Even though we have been married for a couple of years we still enjoy "date night".
There are farmers markets every day of the week in Sacramento, but the best is the under-the-freeway market on Sunday – the fish, meat, honey, nut, veggie, wine vendors are all excellent.
You can always walk 1.5 blocks away to the Asian farmers market at 5th and Broadway, just don't buy a live duck unless you really know what to do with it – that one has even better prices but a more limited selection but the fresh tofu can't be beat.
There's also a midtown FM on Saturday and another at McKinley Park, also on Saturday I think, that are OK, but the one under the freeway at 6th and X on Sundays from 7 am to 11 is really the best one.
If you park at the end of the road at sutter's landing park, you can take a nice walk along one of the paths through the bushes to the water and the river bank is nice and clean along this area due to the effort by volunteers who keep it pretty nice and the water is sparking. You can put your toes in and walk along the sand quite a ways. You can also walk the bike path to the train tracks and see the bats come out just after sunset.
Pretty much all of South Sacramento between Elk Grove and Land Park/Curtis Park should be avoided, with the exception of Greenhaven, South Land Park, and Pocket (nice neighborhoods).
Tahoe Park and Elmhurst are good, Oak Park and everything south is bad.
Generally avoid anything North of the American River, and West of Business 80. That includes South Natomas, North Sacramento, Del Paso Heights and everything in-between.
North Natomas is generally nice though (North of I-80).
North Highlands and most of Foothill Farms should be avoided. Especially North Highlands. The closer to McClellan Air Force Base the worse it gets.
Some parts of Arden-Arcade should also be avoided.
Particularly the Northern part. Areas like Howe Park, Wyda way, Cottage way, Marconi Ave etc can be dangerous. Basically any place that has a collection of low-income rentals.
Parts of Citrus Heights, Carmichael, and Fair Oaks can be sketchy, but for the most part those are pretty nice areas.
The most popular neighborhoods in the city are Midtown, Downtown, East Sac, Land Park, and Curtis Park.
Tahoe Park, Elmhurst, and Med Center (North Oak Park) are also popular. West Sacramento also has some great things going on on the other side of the river. Greenhaven, South Land Park, and Pocket are the more suburban nice parts of the city, located further south.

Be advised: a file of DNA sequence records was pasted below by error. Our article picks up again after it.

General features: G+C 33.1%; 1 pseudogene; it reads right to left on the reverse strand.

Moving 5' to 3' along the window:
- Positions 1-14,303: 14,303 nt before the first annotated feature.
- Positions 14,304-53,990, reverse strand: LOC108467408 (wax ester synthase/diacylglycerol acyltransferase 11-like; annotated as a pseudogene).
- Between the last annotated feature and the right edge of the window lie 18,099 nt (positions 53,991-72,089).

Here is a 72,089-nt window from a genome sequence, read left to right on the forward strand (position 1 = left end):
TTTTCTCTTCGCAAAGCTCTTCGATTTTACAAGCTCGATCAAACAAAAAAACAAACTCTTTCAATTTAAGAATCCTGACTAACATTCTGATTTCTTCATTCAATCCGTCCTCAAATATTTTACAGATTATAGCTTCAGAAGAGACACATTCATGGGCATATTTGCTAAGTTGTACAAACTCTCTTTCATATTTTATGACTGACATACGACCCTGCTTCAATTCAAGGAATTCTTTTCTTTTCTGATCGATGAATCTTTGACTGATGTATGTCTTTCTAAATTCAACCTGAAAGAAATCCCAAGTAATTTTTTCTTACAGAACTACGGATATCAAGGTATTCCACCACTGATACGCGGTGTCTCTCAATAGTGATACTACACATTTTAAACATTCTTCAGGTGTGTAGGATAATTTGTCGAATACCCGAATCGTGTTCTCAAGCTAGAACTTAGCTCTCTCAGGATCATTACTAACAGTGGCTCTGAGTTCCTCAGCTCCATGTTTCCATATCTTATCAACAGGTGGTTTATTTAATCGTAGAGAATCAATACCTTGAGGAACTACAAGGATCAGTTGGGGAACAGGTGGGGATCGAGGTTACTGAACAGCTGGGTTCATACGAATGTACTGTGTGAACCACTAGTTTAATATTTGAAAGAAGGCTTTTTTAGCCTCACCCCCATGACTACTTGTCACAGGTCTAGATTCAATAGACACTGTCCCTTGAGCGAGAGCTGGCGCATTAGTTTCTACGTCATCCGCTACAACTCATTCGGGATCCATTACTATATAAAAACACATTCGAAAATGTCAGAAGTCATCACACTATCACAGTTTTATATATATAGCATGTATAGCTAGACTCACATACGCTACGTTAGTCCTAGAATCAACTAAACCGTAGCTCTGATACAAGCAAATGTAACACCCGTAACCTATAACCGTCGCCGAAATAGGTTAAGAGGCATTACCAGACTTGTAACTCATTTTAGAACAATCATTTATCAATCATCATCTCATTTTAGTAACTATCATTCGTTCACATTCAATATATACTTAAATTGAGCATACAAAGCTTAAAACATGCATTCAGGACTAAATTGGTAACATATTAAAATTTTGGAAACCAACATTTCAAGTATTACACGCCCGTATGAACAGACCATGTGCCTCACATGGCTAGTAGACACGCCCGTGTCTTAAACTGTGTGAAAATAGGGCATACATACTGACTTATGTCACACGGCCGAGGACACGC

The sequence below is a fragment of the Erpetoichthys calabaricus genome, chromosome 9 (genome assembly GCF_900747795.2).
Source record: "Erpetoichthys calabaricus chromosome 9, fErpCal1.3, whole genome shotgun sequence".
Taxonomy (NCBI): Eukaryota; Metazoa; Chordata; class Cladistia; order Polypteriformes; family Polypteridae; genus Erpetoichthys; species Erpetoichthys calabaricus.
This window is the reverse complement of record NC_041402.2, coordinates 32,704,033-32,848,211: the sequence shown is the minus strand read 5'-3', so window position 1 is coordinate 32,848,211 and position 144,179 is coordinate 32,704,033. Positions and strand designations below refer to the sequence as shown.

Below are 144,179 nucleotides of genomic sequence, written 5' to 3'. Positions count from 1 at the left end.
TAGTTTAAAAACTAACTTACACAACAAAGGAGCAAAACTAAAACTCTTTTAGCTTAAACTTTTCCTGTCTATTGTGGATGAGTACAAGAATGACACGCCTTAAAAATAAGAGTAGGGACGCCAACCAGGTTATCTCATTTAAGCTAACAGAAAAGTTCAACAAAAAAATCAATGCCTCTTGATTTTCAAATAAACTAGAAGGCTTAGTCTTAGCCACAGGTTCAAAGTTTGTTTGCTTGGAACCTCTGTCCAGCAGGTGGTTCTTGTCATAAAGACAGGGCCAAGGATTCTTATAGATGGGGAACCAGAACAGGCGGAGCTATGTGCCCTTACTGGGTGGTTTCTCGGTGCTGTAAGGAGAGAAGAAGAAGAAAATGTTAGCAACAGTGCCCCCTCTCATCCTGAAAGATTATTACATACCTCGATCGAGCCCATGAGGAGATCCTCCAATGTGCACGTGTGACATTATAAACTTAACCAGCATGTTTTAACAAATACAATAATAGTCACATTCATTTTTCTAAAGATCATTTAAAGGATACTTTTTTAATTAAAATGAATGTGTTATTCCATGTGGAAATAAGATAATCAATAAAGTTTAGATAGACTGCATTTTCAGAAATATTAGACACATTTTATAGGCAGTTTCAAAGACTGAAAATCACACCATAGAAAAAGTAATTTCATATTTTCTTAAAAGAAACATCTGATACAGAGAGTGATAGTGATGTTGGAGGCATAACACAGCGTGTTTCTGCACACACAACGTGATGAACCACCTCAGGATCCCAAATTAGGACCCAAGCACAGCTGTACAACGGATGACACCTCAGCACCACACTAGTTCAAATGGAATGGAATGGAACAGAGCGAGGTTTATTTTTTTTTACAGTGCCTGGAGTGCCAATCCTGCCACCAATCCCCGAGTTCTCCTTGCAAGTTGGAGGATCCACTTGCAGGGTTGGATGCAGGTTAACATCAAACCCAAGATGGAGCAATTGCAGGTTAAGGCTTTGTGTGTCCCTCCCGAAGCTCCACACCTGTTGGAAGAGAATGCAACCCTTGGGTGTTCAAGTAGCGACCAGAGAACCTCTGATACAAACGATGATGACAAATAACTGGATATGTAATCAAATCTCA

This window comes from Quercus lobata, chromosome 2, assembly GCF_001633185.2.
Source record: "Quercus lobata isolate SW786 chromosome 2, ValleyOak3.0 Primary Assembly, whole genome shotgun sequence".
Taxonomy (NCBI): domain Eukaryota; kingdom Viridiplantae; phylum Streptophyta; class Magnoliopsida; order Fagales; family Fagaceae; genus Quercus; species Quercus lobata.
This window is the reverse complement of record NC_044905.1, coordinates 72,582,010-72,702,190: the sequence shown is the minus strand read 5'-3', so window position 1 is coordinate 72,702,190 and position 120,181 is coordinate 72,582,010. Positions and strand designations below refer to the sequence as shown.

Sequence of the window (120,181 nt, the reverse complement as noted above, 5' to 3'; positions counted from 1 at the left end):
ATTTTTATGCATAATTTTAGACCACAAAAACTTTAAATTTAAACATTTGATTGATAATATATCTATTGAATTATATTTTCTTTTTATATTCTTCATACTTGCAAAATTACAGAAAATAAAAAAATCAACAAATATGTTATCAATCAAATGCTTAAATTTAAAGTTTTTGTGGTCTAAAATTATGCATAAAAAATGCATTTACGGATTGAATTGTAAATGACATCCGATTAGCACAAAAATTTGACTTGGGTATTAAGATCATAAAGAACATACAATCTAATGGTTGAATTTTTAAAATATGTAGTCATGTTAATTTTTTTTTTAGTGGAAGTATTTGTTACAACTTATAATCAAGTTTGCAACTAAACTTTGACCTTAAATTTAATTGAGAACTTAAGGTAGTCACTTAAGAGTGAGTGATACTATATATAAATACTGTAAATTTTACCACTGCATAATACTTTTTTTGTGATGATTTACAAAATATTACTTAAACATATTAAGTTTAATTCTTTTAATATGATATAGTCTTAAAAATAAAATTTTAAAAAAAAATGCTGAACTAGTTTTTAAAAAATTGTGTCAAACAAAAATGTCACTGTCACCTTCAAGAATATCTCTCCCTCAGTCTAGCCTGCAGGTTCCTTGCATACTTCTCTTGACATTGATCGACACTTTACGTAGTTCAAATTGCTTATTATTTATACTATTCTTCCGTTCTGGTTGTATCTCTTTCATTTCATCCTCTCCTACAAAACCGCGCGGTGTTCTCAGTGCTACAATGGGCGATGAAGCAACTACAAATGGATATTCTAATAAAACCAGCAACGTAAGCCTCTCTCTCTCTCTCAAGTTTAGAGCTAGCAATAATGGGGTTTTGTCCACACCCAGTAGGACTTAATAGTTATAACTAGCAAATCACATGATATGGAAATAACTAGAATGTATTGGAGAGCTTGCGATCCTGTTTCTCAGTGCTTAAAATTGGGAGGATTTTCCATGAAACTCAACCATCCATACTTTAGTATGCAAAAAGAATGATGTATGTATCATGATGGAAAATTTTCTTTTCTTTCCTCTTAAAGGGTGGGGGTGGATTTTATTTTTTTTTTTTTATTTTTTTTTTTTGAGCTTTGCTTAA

If you don't want to be in the central city, generally the further out you go the better.
Folsom, El Dorado Hills, and pretty much all of South Placer County (Rocklin, Roseville, Lincoln, Granite Bay) are all idyllic suburban paradise's.
Further in than that you have nice suburban areas in Arden (some of the richest neighborhoods in Sac are in Arden near the river), the areas around Sac State, Fair Oaks, Carmichael, Orangevale, La Riviera (except for a couple of areas around Folsom Blvd and Watt Ave), most of Citrus Heights are all nice.
Elk Grove is a big middle-class suburb.
Generally a pretty nice, safe place. There aren't any ghettos in Elk Grove, but it is very close to South Sacramento, especially in the northern part of the city, so there is some spillover in crime. Most of Elk Grove is very nice and there are plenty of upscale suburban areas.
Generally anything south of Calvine Rd is fine.
Rancho Cordova is a pretty diverse middle-class suburb. There are some shitty, dangerous neighborhoods, and some brand-new nice neighborhoods, and everything in between.
Just don't buy or sign a lease without checking out the neighborhood and doing research.
Sacramento is weird in that we have some really dangerous neighborhoods that are right next to some really nice neighborhoods. Often only separated by a freeway, railroad tracks, or major road. For example Meadowview is a very dangerous neighborhood separated only by an overpass from Pocket, a relatively wealthy neighborhood.
Also, depending on where you're from, a lot of our "ghettos" don't look like ghettos.
They look like typical suburban neighborhoods with single-story homes and relatively decent looking apartment buildings. Looks can be deceiving.
Do some research and ask questions. Check police records. Don't be silly.
Looking back on this, I forgot to add Hollywood Park into the nicer neighborhoods of the city. The area around Fruitridge and Freeport is a nice, quiet middle-class neighborhood that doesn't get enough love.
Sac has a lot to offer people. This list is by no means finished. For example I didn't add Granite Bay, our neighbor to the east, has an incredible network of mountain bike single track along Folsom Lake - beginner to advanced, and all on legal trails.